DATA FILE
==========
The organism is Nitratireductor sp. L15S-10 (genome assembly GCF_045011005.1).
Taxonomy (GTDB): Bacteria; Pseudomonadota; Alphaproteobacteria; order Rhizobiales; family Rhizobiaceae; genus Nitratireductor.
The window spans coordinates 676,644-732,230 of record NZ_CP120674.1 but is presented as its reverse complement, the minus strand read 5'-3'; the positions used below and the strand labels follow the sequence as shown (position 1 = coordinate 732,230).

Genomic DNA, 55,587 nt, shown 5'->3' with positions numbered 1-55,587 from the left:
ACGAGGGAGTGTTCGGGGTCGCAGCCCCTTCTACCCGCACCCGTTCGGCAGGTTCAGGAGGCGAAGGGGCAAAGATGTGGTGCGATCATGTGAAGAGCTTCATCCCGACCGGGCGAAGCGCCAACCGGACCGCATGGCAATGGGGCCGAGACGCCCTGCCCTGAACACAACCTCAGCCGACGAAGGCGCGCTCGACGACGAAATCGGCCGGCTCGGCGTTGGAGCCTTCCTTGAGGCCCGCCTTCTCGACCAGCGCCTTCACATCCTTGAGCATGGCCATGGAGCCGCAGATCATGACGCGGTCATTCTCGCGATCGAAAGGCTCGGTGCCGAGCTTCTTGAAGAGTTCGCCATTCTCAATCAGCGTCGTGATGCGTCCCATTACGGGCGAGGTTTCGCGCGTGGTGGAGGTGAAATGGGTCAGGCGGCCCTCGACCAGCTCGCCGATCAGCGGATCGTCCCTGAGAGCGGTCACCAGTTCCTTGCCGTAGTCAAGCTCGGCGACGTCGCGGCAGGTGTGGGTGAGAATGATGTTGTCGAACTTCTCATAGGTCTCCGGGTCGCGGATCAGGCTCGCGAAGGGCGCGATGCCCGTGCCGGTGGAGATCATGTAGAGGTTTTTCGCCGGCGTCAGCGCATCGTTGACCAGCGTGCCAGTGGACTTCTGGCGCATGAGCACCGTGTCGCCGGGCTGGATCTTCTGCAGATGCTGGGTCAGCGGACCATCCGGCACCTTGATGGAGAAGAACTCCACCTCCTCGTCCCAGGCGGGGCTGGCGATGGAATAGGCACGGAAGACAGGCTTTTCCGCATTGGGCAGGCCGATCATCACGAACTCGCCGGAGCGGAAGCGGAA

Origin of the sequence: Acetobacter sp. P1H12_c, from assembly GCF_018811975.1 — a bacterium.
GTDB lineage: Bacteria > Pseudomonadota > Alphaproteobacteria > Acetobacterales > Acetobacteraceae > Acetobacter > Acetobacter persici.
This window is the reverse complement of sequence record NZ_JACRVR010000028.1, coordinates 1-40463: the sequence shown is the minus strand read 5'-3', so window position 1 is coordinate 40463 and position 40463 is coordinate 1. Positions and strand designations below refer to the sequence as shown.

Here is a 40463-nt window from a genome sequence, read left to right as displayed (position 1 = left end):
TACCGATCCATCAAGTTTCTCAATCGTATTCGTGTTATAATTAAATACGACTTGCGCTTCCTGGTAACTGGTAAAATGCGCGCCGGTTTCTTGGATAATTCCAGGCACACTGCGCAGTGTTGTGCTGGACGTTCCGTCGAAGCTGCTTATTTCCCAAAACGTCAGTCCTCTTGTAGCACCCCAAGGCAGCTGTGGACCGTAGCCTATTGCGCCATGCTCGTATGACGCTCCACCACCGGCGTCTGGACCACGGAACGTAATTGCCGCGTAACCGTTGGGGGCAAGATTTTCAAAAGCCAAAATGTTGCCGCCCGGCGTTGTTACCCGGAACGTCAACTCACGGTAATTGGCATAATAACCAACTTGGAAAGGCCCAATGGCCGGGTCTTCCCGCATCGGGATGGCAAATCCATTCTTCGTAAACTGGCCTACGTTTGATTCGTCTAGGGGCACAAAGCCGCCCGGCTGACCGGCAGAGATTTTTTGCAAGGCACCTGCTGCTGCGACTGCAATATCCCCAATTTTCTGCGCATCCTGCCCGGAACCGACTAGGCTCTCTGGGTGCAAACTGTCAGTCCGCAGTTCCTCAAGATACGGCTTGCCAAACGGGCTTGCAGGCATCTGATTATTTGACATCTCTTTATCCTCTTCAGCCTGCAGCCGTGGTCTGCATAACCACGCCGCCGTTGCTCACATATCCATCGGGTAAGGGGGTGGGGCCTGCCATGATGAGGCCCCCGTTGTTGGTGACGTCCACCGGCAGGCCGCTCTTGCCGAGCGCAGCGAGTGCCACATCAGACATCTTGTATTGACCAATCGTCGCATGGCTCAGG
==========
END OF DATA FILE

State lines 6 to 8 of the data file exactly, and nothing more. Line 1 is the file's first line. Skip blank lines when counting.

Origin of the sequence: Acetobacter sp. P1H12_c, from assembly GCF_018811975.1 — a bacterium.
GTDB lineage: Bacteria > Pseudomonadota > Alphaproteobacteria > Acetobacterales > Acetobacteraceae > Acetobacter > Acetobacter persici.
This window is the reverse complement of sequence record NZ_JACRVR010000028.1, coordinates 1-40463: the sequence shown is the minus strand read 5'-3', so window position 1 is coordinate 40463 and position 40463 is coordinate 1. Positions and strand designations below refer to the sequence as shown.